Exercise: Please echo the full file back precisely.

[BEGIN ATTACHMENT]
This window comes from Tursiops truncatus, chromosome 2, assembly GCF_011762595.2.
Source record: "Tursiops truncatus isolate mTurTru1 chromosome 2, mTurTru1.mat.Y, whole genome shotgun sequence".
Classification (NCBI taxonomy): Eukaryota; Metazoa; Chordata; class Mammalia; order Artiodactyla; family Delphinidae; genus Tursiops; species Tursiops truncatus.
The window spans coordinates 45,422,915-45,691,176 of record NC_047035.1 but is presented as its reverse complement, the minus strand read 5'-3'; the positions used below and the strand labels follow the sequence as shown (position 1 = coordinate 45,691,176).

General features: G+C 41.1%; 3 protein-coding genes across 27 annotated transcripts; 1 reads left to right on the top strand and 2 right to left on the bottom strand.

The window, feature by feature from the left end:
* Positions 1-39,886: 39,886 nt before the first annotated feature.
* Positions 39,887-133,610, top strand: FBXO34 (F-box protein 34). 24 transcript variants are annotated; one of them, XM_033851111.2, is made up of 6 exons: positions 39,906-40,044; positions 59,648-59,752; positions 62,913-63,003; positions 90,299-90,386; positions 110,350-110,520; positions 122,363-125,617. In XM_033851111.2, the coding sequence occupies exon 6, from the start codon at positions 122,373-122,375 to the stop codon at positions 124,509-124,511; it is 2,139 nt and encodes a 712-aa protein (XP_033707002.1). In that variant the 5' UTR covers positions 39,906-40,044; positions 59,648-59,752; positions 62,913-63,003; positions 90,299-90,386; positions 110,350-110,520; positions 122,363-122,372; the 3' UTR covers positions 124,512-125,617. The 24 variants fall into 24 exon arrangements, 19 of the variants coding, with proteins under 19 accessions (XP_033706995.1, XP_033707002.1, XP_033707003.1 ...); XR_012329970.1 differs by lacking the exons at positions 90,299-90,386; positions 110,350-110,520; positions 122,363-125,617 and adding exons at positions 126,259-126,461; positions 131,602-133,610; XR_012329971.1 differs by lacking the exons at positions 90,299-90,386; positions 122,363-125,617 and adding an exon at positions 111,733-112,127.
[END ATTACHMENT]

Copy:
This window comes from Tursiops truncatus, chromosome 2, assembly GCF_011762595.2.
Source record: "Tursiops truncatus isolate mTurTru1 chromosome 2, mTurTru1.mat.Y, whole genome shotgun sequence".
Classification (NCBI taxonomy): Eukaryota; Metazoa; Chordata; class Mammalia; order Artiodactyla; family Delphinidae; genus Tursiops; species Tursiops truncatus.
The window spans coordinates 45,422,915-45,691,176 of record NC_047035.1 but is presented as its reverse complement, the minus strand read 5'-3'; the positions used below and the strand labels follow the sequence as shown (position 1 = coordinate 45,691,176).

General features: G+C 41.1%; 3 protein-coding genes across 27 annotated transcripts; 1 reads left to right on the top strand and 2 right to left on the bottom strand.

The window, feature by feature from the left end:
* Positions 1-39,886: 39,886 nt before the first annotated feature.
* Positions 39,887-133,610, top strand: FBXO34 (F-box protein 34). 24 transcript variants are annotated; one of them, XM_033851111.2, is made up of 6 exons: positions 39,906-40,044; positions 59,648-59,752; positions 62,913-63,003; positions 90,299-90,386; positions 110,350-110,520; positions 122,363-125,617. In XM_033851111.2, the coding sequence occupies exon 6, from the start codon at positions 122,373-122,375 to the stop codon at positions 124,509-124,511; it is 2,139 nt and encodes a 712-aa protein (XP_033707002.1). In that variant the 5' UTR covers positions 39,906-40,044; positions 59,648-59,752; positions 62,913-63,003; positions 90,299-90,386; positions 110,350-110,520; positions 122,363-122,372; the 3' UTR covers positions 124,512-125,617. The 24 variants fall into 24 exon arrangements, 19 of the variants coding, with proteins under 19 accessions (XP_033706995.1, XP_033707002.1, XP_033707003.1 ...); XR_012329970.1 differs by lacking the exons at positions 90,299-90,386; positions 110,350-110,520; positions 122,363-125,617 and adding exons at positions 126,259-126,461; positions 131,602-133,610; XR_012329971.1 differs by lacking the exons at positions 90,299-90,386; positions 122,363-125,617 and adding an exon at positions 111,733-112,127.